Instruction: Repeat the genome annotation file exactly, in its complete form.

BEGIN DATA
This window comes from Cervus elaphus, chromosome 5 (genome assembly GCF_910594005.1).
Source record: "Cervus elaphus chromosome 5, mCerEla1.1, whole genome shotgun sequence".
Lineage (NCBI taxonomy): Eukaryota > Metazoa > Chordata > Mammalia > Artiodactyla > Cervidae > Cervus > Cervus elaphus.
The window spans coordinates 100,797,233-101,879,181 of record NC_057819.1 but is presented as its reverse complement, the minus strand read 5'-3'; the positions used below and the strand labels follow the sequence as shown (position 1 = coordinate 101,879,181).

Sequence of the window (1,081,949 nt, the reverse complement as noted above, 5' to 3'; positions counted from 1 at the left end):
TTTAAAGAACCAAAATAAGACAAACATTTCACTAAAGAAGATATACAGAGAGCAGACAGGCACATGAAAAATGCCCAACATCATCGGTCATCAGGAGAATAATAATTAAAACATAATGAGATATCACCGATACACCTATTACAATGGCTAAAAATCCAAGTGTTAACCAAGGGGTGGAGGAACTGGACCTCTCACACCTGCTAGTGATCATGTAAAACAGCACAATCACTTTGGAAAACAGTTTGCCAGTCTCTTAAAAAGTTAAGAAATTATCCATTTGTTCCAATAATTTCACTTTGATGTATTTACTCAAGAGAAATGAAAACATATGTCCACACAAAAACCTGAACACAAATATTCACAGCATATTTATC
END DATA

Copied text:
This window comes from Cervus elaphus, chromosome 5 (genome assembly GCF_910594005.1).
Source record: "Cervus elaphus chromosome 5, mCerEla1.1, whole genome shotgun sequence".
Lineage (NCBI taxonomy): Eukaryota > Metazoa > Chordata > Mammalia > Artiodactyla > Cervidae > Cervus > Cervus elaphus.
The window spans coordinates 100,797,233-101,879,181 of record NC_057819.1 but is presented as its reverse complement, the minus strand read 5'-3'; the positions used below and the strand labels follow the sequence as shown (position 1 = coordinate 101,879,181).

Sequence of the window (1,081,949 nt, the reverse complement as noted above, 5' to 3'; positions counted from 1 at the left end):
TTTAAAGAACCAAAATAAGACAAACATTTCACTAAAGAAGATATACAGAGAGCAGACAGGCACATGAAAAATGCCCAACATCATCGGTCATCAGGAGAATAATAATTAAAACATAATGAGATATCACCGATACACCTATTACAATGGCTAAAAATCCAAGTGTTAACCAAGGGGTGGAGGAACTGGACCTCTCACACCTGCTAGTGATCATGTAAAACAGCACAATCACTTTGGAAAACAGTTTGCCAGTCTCTTAAAAAGTTAAGAAATTATCCATTTGTTCCAATAATTTCACTTTGATGTATTTACTCAAGAGAAATGAAAACATATGTCCACACAAAAACCTGAACACAAATATTCACAGCATATTTATC